A few examples of experts who certify paintings are: Mr. Petrides for Utrillos, Mr. Daniel Wildenstein for Monet’s work, Maurice Tuchina and Esti Dunow for Chaim Soutines’ works, and Maya Picasso for Picasso’s works. All of these specialists charge a fee. You should ask them up front about how much it will cost.

In my experience as a fine art appraiser, I knew an individual who bought a Modigliani painting over 30 years ago for over $100,000. However, it was not certified at the time she bought it. She only had a bill of sale from a well-known gallery, guaranteeing the piece (unfortunately, that gallery is no longer in business). At that time, the painting was in Lantheman’s Catalogue Raisonne stating that the piece was correct. More than 30 years after she bought the painting, art experts decided that Lantheman made many mistakes and the fact that the painting was in Lantheman’s catalogue did not help the value of the painting. The owner of the painting tried to sell it at the value it would have been worth if it was right, which was $2.35 million. Unfortunately, because she cold not get a certificate from Mr. Ceroni or Mr. Restelini, no one would buy it from her. The painting was basically worth nothing and will remain so unless one day one of the top experts decides to give it a certificate and include it in a new Catalogue Raisonne. However, at this moment, because the top experts have been so pressured by owners of Modigliani’s who want certifications, there are no plans for the next many years, if ever, to publish a Modigliani Catalogue Raisonne.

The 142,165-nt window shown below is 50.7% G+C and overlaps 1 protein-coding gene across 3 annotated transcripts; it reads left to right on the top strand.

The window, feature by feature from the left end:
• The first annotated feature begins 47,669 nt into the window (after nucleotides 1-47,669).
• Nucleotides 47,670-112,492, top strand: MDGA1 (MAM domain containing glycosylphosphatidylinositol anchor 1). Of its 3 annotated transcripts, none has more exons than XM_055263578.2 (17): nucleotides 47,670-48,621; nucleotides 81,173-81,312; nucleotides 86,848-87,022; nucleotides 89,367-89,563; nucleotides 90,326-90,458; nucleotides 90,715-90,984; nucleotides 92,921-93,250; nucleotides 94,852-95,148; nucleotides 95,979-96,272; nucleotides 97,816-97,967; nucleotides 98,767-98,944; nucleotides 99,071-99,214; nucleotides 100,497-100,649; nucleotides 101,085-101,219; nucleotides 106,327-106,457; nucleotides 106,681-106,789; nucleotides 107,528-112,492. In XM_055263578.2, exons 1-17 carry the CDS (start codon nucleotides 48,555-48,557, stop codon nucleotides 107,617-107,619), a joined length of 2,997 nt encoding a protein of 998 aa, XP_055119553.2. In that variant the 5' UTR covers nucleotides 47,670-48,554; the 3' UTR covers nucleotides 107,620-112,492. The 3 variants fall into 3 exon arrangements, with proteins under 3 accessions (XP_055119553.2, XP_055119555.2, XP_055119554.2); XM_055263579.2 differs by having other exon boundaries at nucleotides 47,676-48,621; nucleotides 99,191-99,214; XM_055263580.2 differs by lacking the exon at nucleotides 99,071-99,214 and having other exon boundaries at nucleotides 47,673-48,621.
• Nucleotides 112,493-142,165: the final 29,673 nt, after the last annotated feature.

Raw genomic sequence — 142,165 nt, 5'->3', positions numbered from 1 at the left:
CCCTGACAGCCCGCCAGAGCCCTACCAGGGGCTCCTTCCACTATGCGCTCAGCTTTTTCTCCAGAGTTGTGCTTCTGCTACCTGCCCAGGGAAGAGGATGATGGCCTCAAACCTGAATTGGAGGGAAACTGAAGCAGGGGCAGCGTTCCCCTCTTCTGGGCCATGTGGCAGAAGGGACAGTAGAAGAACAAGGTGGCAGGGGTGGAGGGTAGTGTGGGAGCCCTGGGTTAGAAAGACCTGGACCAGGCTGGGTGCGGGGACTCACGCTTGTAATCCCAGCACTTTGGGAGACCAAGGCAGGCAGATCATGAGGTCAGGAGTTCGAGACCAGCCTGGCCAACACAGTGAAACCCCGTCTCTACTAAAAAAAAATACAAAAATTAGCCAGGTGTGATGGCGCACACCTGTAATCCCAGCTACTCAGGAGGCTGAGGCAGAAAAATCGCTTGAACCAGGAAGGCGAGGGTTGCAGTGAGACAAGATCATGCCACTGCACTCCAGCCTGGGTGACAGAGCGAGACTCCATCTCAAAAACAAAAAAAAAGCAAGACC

Generally, if a piece appears in a Catalogue Raisonne prepared by an accepted expert, it is reliable. However, recently an expert forger by the name of John Drewe deviously changed the provenance on many well known artists. He took pages out of their Catalogue Raisonnes and substituted them with false information so that the art world would believe forgeries by his employee John Myatt were real. A person buying the forged painting would believe it was genuine because the buyer found and relied upon the fraudulent information in the catalogue. A lot of confusion and damage has been caused by this situation.